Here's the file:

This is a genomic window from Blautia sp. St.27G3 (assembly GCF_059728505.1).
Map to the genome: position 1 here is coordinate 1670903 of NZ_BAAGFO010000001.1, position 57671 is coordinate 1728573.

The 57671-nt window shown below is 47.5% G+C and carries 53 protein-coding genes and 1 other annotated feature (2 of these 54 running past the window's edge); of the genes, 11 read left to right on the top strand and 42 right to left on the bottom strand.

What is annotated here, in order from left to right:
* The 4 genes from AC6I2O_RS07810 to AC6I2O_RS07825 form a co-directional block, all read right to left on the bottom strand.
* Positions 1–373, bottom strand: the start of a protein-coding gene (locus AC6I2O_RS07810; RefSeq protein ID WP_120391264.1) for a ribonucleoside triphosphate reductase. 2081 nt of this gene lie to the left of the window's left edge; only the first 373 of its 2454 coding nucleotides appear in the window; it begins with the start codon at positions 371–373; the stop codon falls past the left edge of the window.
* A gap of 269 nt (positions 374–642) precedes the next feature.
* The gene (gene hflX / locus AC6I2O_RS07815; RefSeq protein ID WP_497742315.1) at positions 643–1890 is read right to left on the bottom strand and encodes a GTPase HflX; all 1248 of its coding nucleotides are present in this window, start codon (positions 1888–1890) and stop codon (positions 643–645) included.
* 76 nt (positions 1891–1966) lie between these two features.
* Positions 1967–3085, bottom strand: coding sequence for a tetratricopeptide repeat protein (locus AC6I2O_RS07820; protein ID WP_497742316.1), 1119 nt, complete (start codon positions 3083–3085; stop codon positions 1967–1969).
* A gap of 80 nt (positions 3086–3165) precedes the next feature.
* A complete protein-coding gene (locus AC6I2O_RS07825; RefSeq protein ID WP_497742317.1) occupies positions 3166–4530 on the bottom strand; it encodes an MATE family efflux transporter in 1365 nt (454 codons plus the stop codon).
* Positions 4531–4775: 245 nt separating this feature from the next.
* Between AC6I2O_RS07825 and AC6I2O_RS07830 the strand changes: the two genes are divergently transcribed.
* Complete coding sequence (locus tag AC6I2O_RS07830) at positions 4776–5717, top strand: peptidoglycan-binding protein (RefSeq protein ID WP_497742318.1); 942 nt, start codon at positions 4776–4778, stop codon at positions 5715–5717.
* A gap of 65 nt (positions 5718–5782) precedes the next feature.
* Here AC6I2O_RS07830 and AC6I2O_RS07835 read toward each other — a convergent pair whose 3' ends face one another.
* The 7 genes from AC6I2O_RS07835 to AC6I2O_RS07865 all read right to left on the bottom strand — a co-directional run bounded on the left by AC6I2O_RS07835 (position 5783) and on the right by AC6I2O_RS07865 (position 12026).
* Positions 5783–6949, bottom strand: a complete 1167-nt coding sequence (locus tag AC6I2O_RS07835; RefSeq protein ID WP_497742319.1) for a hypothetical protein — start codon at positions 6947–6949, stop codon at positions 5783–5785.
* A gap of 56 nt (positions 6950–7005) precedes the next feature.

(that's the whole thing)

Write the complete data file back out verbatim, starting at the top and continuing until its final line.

This is a genomic window from Blautia sp. St.27G3 (assembly GCF_059728505.1).
Map to the genome: position 1 here is coordinate 1670903 of NZ_BAAGFO010000001.1, position 57671 is coordinate 1728573.

The 57671-nt window shown below is 47.5% G+C and carries 53 protein-coding genes and 1 other annotated feature (2 of these 54 running past the window's edge); of the genes, 11 read left to right on the top strand and 42 right to left on the bottom strand.

What is annotated here, in order from left to right:
* The 4 genes from AC6I2O_RS07810 to AC6I2O_RS07825 form a co-directional block, all read right to left on the bottom strand.
* Positions 1–373, bottom strand: the start of a protein-coding gene (locus AC6I2O_RS07810; RefSeq protein ID WP_120391264.1) for a ribonucleoside triphosphate reductase. 2081 nt of this gene lie to the left of the window's left edge; only the first 373 of its 2454 coding nucleotides appear in the window; it begins with the start codon at positions 371–373; the stop codon falls past the left edge of the window.
* A gap of 269 nt (positions 374–642) precedes the next feature.
* The gene (gene hflX / locus AC6I2O_RS07815; RefSeq protein ID WP_497742315.1) at positions 643–1890 is read right to left on the bottom strand and encodes a GTPase HflX; all 1248 of its coding nucleotides are present in this window, start codon (positions 1888–1890) and stop codon (positions 643–645) included.
* 76 nt (positions 1891–1966) lie between these two features.
* Positions 1967–3085, bottom strand: coding sequence for a tetratricopeptide repeat protein (locus AC6I2O_RS07820; protein ID WP_497742316.1), 1119 nt, complete (start codon positions 3083–3085; stop codon positions 1967–1969).
* A gap of 80 nt (positions 3086–3165) precedes the next feature.
* A complete protein-coding gene (locus AC6I2O_RS07825; RefSeq protein ID WP_497742317.1) occupies positions 3166–4530 on the bottom strand; it encodes an MATE family efflux transporter in 1365 nt (454 codons plus the stop codon).
* Positions 4531–4775: 245 nt separating this feature from the next.
* Between AC6I2O_RS07825 and AC6I2O_RS07830 the strand changes: the two genes are divergently transcribed.
* Complete coding sequence (locus tag AC6I2O_RS07830) at positions 4776–5717, top strand: peptidoglycan-binding protein (RefSeq protein ID WP_497742318.1); 942 nt, start codon at positions 4776–4778, stop codon at positions 5715–5717.
* A gap of 65 nt (positions 5718–5782) precedes the next feature.
* Here AC6I2O_RS07830 and AC6I2O_RS07835 read toward each other — a convergent pair whose 3' ends face one another.
* The 7 genes from AC6I2O_RS07835 to AC6I2O_RS07865 all read right to left on the bottom strand — a co-directional run bounded on the left by AC6I2O_RS07835 (position 5783) and on the right by AC6I2O_RS07865 (position 12026).
* Positions 5783–6949, bottom strand: a complete 1167-nt coding sequence (locus tag AC6I2O_RS07835; RefSeq protein ID WP_497742319.1) for a hypothetical protein — start codon at positions 6947–6949, stop codon at positions 5783–5785.
* A gap of 56 nt (positions 6950–7005) precedes the next feature.